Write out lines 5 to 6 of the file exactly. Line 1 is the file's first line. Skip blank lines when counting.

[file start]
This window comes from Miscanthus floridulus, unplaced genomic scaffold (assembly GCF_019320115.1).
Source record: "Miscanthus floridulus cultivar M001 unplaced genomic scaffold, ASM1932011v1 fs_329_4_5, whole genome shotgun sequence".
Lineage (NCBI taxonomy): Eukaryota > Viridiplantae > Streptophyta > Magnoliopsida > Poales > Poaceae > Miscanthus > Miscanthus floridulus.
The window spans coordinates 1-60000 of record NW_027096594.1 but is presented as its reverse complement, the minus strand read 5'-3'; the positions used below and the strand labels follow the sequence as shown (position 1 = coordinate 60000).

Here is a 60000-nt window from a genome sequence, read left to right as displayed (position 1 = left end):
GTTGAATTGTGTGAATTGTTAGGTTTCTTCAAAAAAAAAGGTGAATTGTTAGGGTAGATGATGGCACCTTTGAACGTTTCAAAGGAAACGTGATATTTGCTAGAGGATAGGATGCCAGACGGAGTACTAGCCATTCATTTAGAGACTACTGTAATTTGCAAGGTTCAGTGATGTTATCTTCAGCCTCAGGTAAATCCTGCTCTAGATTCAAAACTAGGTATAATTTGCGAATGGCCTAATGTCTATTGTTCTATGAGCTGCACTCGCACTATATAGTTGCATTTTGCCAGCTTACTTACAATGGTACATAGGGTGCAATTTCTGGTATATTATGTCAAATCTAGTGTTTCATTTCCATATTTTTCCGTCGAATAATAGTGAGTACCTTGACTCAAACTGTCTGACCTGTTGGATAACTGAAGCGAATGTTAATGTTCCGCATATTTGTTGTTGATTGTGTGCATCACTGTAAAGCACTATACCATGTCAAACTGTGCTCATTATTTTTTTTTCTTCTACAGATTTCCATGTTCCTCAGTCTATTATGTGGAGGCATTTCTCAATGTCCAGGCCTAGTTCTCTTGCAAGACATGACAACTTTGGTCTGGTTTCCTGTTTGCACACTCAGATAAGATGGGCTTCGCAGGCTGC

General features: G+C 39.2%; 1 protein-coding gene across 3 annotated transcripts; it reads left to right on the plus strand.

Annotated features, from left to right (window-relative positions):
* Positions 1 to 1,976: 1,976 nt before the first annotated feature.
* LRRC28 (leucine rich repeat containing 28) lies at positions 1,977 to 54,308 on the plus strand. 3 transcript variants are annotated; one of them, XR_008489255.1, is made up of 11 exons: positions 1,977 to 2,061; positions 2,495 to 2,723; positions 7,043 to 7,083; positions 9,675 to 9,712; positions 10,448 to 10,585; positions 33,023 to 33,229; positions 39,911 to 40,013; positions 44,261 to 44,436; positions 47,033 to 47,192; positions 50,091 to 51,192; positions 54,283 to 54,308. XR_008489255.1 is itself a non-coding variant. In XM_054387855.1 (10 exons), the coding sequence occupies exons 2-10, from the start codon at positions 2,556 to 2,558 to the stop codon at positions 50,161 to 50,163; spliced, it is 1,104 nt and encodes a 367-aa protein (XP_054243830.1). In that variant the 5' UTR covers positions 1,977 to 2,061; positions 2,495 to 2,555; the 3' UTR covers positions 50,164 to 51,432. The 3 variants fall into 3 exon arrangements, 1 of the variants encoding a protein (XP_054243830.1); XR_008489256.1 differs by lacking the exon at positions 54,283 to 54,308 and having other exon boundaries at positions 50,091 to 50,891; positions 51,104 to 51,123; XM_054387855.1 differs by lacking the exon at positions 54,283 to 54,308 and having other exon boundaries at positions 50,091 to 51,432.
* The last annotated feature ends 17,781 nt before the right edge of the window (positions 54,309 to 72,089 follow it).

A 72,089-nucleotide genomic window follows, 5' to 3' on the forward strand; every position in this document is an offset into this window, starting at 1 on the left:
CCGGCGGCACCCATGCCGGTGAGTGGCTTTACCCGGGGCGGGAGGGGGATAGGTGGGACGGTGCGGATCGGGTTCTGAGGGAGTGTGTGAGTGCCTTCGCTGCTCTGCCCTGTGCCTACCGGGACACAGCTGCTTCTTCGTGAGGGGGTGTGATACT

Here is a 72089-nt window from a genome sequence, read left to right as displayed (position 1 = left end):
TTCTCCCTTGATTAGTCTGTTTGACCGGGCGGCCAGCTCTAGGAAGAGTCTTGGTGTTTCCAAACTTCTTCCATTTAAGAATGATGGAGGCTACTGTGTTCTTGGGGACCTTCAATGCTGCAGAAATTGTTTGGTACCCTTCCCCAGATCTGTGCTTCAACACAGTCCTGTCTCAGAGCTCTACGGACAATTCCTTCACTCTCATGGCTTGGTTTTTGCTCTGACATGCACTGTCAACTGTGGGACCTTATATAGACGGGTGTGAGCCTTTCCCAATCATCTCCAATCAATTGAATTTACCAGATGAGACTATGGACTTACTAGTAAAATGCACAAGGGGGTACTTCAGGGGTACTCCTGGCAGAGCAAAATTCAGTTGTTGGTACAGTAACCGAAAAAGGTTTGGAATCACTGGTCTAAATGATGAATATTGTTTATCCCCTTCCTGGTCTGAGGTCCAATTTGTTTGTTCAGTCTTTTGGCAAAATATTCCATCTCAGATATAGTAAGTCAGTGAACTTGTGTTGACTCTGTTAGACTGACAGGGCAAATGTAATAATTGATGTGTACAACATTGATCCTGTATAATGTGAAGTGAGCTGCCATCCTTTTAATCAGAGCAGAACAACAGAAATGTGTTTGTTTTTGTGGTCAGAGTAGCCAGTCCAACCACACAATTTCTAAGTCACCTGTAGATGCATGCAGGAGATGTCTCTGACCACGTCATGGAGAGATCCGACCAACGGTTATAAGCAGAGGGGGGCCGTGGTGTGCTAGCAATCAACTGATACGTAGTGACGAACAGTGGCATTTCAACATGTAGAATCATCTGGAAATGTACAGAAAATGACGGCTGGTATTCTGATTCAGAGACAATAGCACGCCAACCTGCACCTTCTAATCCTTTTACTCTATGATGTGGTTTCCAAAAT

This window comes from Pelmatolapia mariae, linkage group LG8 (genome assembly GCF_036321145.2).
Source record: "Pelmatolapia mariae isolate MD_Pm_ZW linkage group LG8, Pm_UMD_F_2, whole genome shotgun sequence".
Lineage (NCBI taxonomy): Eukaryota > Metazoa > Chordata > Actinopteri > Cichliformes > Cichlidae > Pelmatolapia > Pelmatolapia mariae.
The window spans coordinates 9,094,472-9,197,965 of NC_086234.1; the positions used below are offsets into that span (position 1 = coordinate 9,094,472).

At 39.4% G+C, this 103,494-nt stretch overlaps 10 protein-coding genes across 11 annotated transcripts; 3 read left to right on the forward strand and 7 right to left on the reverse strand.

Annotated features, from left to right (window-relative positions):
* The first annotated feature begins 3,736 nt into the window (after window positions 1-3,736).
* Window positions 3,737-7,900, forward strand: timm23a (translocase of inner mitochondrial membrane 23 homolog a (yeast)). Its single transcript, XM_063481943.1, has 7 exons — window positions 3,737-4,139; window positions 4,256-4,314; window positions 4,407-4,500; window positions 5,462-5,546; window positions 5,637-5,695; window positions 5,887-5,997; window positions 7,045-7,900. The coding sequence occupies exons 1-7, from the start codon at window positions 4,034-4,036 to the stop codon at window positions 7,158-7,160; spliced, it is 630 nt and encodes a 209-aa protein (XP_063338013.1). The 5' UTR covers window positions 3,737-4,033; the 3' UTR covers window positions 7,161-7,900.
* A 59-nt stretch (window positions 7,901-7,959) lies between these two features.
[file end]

Here is a 60000-nt window from a genome sequence, read left to right as displayed (position 1 = left end):
GTTGAATTGTGTGAATTGTTAGGTTTCTTCAAAAAAAAAGGTGAATTGTTAGGGTAGATGATGGCACCTTTGAACGTTTCAAAGGAAACGTGATATTTGCTAGAGGATAGGATGCCAGACGGAGTACTAGCCATTCATTTAGAGACTACTGTAATTTGCAAGGTTCAGTGATGTTATCTTCAGCCTCAGGTAAATCCTGCTCTAGATTCAAAACTAGGTATAATTTGCGAATGGCCTAATGTCTATTGTTCTATGAGCTGCACTCGCACTATATAGTTGCATTTTGCCAGCTTACTTACAATGGTACATAGGGTGCAATTTCTGGTATATTATGTCAAATCTAGTGTTTCATTTCCATATTTTTCCGTCGAATAATAGTGAGTACCTTGACTCAAACTGTCTGACCTGTTGGATAACTGAAGCGAATGTTAATGTTCCGCATATTTGTTGTTGATTGTGTGCATCACTGTAAAGCACTATACCATGTCAAACTGTGCTCATTATTTTTTTTTCTTCTACAGATTTCCATGTTCCTCAGTCTATTATGTGGAGGCATTTCTCAATGTCCAGGCCTAGTTCTCTTGCAAGACATGACAACTTTGGTCTGGTTTCCTGTTTGCACACTCAGATAAGATGGGCTTCGCAGGCTGC